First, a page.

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Global insurers get set for Brazil Olympics risks

From Zika to terrorism, threats abound

Global insurers get set for Brazil Olympics risks

About $1 billion of insurance is in place to protect athletes going for the gold as well as organizers, sponsors and broadcasters at the 2016 Olympic Games, which kick off in Rio de Janeiro next month.

The buildup to the Brazil games has been marked by fears about risks that include terrorism, political unrest, the Zika virus and water pollution.

The policy taken out by the International Olympic Committee, underwritten by Swiss Re Ltd. and Munich Reinsurance Co., covers the committee should the games be canceled due to a natural catastrophe, civil unrest, pandemic or terrorism.

Approximately $1 billion in insurance is in place for the games, with about half of that total being event cancellation coverage, several sources say.

That rolling policy also covered the 2012 Summer Olympics in London and the 2014 Winter Olympics in Sochi, Russia.

The stakes are high.

The Brazilian organizing committee has a budget of 7.4 billion real ($2.24 billion) for the games, while it's estimated that the cost of hosting the games is about $18 billion and infrastructure improvements also run into the billions.

About 47,000 security personnel and 38,000 members of the armed forces — including the army and federal and state police forces — will be deployed during the games, London-based Control Risks Group Ltd. said in a briefing note.

Though a French national made a “credible threat” against the Brazil games on Twitter last November, this is “not indicative of an imminent threat of a terrorist attack, which Control Risks continues to assess as low,” the consultant said.

“Whenever there is a large gathering of people, (the threat of terrorism) is a headline thing, but there is not a credible jihadist terrorist group in Brazil,” said Tim Davies, head of sabotage and terrorism at Sompo Canopius A.G. in London.

Terrorism coverage for the Olympic Village, which will house many of the more than 10,000 athletes from more than 200 countries, has been underwritten in the London and international markets, sources said.

Sompo Canopius and Hiscox Ltd. are part of the terrorism coverage, and Beazley P.L.C. is part of the contingency cover, sources said.

The Olympics' counterterrorism strategy will build on lessons learned from Brazil's hosting the 2014 FIFA World Cup soccer tournament, Control Risks said.

Threats specific to Rio that include civil commotion due to Brazil's political turmoil have diminished, Mr. Davies said.

Civil protests over an alleged corruption scandal have abated since the May temporary suspension of Brazilian President Dilma Rousseff.

While traditional kidnapping can't be ruled out, athletes and spectators could be subjected to “express kidnapping” in which victims are taken by gunpoint to ATMs and ordered to withdraw cash, Mr. Davies said.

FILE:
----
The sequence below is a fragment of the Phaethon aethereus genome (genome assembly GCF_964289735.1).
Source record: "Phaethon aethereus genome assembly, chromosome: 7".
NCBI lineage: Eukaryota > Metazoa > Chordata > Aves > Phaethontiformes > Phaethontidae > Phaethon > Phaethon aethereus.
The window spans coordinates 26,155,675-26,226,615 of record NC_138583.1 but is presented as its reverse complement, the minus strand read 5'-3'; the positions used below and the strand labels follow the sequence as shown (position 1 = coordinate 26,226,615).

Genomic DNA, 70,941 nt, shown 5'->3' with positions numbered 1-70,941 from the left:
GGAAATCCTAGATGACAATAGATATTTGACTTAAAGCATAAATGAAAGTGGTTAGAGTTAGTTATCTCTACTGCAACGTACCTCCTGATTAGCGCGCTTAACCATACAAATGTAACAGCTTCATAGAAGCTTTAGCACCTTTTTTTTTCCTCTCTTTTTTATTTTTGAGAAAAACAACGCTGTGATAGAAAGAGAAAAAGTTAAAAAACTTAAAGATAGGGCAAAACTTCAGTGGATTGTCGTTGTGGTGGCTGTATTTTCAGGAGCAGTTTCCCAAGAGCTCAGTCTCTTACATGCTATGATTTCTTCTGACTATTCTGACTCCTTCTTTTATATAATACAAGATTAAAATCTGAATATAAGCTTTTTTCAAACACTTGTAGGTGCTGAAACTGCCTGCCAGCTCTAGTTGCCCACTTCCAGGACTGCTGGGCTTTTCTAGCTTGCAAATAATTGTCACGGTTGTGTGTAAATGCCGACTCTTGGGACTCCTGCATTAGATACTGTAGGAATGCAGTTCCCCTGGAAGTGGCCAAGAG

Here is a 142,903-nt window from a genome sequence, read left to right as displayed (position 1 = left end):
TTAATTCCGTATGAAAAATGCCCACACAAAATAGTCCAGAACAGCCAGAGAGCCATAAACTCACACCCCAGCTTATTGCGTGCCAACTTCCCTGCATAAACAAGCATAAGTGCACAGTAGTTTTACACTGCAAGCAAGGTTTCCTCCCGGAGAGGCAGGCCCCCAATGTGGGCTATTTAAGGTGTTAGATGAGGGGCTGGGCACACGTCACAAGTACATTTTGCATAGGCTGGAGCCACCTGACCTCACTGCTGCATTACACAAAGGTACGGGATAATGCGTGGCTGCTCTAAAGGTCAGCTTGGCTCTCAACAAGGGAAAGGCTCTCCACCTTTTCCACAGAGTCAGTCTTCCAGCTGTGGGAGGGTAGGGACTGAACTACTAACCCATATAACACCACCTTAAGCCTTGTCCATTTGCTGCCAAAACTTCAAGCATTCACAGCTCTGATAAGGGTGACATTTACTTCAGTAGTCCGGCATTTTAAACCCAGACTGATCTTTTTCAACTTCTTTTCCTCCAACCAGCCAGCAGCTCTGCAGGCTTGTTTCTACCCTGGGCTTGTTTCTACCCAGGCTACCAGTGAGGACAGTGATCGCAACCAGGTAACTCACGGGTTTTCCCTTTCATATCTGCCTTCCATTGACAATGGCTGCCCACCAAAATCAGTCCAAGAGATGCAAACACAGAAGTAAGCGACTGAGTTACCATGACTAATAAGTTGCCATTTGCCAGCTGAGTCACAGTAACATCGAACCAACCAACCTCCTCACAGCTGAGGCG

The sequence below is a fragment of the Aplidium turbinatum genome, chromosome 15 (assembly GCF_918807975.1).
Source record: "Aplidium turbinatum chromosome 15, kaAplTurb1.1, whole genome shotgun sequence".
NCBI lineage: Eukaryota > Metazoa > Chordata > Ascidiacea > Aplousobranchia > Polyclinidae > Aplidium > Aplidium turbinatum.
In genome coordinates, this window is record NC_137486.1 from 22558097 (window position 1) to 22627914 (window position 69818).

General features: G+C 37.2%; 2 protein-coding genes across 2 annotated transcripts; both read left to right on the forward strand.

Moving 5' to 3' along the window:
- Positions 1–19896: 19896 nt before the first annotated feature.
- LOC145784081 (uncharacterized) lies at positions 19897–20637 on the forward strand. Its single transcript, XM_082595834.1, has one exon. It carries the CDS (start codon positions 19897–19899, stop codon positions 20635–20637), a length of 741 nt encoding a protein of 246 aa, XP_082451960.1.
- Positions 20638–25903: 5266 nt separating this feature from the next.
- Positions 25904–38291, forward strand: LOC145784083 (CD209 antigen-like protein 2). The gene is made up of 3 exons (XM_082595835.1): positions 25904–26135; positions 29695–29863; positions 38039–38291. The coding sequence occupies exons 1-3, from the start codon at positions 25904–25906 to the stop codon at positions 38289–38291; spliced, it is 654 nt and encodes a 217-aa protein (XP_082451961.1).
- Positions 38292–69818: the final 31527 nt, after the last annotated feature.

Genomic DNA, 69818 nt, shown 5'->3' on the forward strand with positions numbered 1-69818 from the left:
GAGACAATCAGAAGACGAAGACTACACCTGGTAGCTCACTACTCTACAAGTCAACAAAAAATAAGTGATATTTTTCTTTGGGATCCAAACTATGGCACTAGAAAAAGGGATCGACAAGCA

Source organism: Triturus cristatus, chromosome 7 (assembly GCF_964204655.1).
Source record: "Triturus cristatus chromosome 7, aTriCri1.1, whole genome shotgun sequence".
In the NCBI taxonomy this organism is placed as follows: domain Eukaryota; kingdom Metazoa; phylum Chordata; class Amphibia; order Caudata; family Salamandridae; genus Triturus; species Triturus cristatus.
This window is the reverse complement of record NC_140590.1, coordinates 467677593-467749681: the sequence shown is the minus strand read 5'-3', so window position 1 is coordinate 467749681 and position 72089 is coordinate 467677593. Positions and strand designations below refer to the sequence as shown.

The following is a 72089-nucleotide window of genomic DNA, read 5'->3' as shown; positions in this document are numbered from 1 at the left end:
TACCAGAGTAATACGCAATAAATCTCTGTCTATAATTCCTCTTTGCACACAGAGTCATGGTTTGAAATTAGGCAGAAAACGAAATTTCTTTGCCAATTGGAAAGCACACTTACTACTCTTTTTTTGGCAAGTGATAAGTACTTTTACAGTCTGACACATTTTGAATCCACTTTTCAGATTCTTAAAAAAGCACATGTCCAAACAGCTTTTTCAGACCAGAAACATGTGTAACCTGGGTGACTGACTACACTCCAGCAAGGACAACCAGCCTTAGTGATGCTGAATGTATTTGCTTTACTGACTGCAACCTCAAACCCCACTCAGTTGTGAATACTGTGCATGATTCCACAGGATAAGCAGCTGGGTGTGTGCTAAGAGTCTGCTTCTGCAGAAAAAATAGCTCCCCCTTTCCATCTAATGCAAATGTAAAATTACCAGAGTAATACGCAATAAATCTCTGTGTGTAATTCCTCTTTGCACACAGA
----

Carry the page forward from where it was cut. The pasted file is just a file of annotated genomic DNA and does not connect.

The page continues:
Another hot button issue is the Zika virus, a mosquito-borne disease that can cause serious birth defects and first was reported in Brazil last year. While Brazil's health minister said the risks are low, several high-profile athletes — including professional golfers Jordan Spieth and Rory McIlroy — have withdrawn from the games citing concerns about the virus.

“Communicable disease would be one of the subcategories” that would be a trigger for event cancellation coverage, said Richard Tolley, Birmingham, England-based Europe, Middle East and Asia sports and events practice leader at Marsh L.L.C.

Sponsors and advertisers also have death and disgrace coverage, said Edel Ryan, head of media and entertainment at JLT Specialty Ltd., a unit of Jardine Lloyd Thompson P.L.C., in London.

The “coverage is designed to protect brands and their substantial investments from circumstances where an athlete becomes embroiled and/or is found to be associated with an incident that could bring the brand into disrepute,” she said in an email.

The International Amateur Athletic Federation's recent decision to uphold a ban on Russian track and field athletes competing in Rio, because of a doping scandal, is an example where sponsors may feel their brand has been harmed and attendance has been hurt, which could “reduce the audience numbers by a not insubstantial number,” Ms. Ryan said.

Broadcasters, who have made a significant investment in the event also have cancellation coverage, Mr. Tolley said.

Other stakeholders, including organizing committees and stadium owners, purchase liability coverage for bodily injury and workers compensation, he said.

With more than 500,000 people expected to go to Brazil to watch the games, International SOS said travelers should make sure their inoculations are up to date and pregnant women should avoid Brazil due to the Zika risk.

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